Rupp: From my perspective, one of the most attractive things for me in starting this role—besides the management over at Spotlight—is the relationship they have with art house theaters. Most people, when you say “event cinema,” they only think of the cultural-arts type of programming: ballet, musical theater, and so on. The Spotlight network is connected with all the theaters that are perfect for these programs. It’s the highest quality network in the world, I would argue, for event cinema programming of cultural arts.
And while, yes, that is a big part of event cinema programming, there’s a lot more out there. It’s not just opera. It’s a sector that is growing into genres like anime, cult films, and repertory films. There’s some value-added content, like interviews with a director or cast member. There are anniversary films that are being rolled out to the cinemas for one- or two-night events. From that perspective, the art houses are still going to be the core distribution in the United States.
It varies from territory to territory, who the most successful exhibitors are in this sector. In Latin America, for example, Cinépolis is probably the most successful exhibitor of cultural arts programming. So it’s very different from territory to territory. But here in the U.S., clearly the Spotlight network is the cream of the crop for this type of programming.
Ycong: That being said, the event cinema content that we’re going to acquire is going to be distributed across multiple theaters within our network and outside of our network as well.
How does this event cinema division fit into the strategy of Spotlight as a whole—including the acquisition of Storming Images, the Spotlight Media Distribution System, and the CineLife app?
Ycong: With Storming Images, part of that acquisition and thought process long term was to have a dedicated delivery system that’s already integrated into our network. Storming Images is a technology company that provides content delivery services and has a pre-show programming platform, which Spotlight uses. We have worked with Storming Images for several years to deliver the Spotlight pre-show program and advertising content across all theaters in the Spotlight network. We’re thinking long term that acquiring them would be beneficial as we continue to expand and also build the event cinema business. Right now, we have a content delivery system that’s installed across our theaters, called the Spotlight Media Distribution System, which is powered by Storming Images. As we continue to bring on more exhibitors to the Spotlight network, the same system will be installed to deliver our advertising and pre-show content, and will now also deliver our future event cinema content. In terms of CineLife, that’s also something we thought about long term to help generate interest in art films and art houses across the country. We found, after speaking to many of our exhibitor partners, that CineLife was needed because there wasn’t a dedicated platform to be able to get audiences to art houses via a movie app. CineLife was the first movie app that was built to connect indie film lovers and art houses. It also has an event cinema section that lists upcoming events. It’s an important marketing tool that can promote future event cinema programming we will be distributing.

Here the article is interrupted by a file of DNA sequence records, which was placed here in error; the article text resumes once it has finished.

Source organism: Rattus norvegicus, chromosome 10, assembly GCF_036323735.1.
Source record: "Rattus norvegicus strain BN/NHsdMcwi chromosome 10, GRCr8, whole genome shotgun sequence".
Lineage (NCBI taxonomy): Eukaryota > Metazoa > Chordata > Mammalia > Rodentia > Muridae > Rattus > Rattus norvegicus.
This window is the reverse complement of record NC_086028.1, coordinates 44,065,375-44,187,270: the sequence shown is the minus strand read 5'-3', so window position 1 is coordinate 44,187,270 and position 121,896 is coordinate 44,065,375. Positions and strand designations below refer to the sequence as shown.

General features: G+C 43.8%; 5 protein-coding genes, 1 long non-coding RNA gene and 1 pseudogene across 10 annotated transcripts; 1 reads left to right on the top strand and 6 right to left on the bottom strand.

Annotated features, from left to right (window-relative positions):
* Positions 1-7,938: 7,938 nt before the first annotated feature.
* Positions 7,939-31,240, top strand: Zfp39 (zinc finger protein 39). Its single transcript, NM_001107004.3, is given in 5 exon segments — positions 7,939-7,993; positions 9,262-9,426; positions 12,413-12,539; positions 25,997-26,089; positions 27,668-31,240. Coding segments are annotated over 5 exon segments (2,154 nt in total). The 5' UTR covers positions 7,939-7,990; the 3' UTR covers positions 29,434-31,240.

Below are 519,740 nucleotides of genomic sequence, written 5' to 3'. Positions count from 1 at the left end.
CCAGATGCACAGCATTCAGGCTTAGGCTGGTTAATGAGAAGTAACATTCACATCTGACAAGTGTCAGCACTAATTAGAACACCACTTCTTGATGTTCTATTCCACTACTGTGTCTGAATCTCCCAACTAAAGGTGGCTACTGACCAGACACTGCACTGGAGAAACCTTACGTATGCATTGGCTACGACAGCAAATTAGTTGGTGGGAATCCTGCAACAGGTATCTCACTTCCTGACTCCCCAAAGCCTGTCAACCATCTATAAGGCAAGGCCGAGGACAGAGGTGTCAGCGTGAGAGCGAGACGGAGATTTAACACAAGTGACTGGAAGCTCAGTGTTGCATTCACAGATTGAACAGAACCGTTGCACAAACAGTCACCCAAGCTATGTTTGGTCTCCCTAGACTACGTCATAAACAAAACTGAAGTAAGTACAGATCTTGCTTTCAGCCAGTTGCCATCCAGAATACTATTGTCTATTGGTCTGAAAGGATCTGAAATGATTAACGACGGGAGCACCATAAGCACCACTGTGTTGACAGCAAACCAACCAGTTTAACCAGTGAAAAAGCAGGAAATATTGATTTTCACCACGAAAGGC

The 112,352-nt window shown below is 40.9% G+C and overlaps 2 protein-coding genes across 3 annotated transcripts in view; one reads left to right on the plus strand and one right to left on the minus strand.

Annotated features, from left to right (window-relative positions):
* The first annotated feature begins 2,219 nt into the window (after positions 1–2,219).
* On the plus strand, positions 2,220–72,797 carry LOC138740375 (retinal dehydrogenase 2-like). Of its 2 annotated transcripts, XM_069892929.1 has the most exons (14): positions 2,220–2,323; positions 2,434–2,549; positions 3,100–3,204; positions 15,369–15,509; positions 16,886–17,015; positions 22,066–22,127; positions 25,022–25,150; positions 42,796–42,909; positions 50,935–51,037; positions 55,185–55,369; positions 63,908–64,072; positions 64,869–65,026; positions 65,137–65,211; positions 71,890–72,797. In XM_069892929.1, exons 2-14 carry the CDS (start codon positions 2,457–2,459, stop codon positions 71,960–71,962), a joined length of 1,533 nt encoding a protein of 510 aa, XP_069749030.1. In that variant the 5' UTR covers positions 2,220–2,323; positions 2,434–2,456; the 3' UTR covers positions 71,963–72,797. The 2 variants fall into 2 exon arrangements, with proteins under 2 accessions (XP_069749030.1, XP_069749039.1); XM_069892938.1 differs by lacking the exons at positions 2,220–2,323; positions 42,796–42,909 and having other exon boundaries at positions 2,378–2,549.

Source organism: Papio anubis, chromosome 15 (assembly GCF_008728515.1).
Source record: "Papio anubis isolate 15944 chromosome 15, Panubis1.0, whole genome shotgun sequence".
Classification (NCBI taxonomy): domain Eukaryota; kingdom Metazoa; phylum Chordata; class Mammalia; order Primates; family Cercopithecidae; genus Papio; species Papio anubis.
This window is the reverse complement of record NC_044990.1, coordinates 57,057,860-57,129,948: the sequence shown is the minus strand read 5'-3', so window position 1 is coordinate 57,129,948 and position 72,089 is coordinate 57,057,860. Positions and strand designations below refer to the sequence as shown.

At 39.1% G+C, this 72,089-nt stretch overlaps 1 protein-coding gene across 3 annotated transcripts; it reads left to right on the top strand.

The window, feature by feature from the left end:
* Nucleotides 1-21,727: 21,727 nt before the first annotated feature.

It takes a while to go out there and launch your first event. Do you have a date in mind for it?
Rupp: We’re targeting the first quarter of 2018, toward the end. It obviously takes time to market to the exhibitor network and then to the consumer network. So we’re targeting sometime in March for our first event.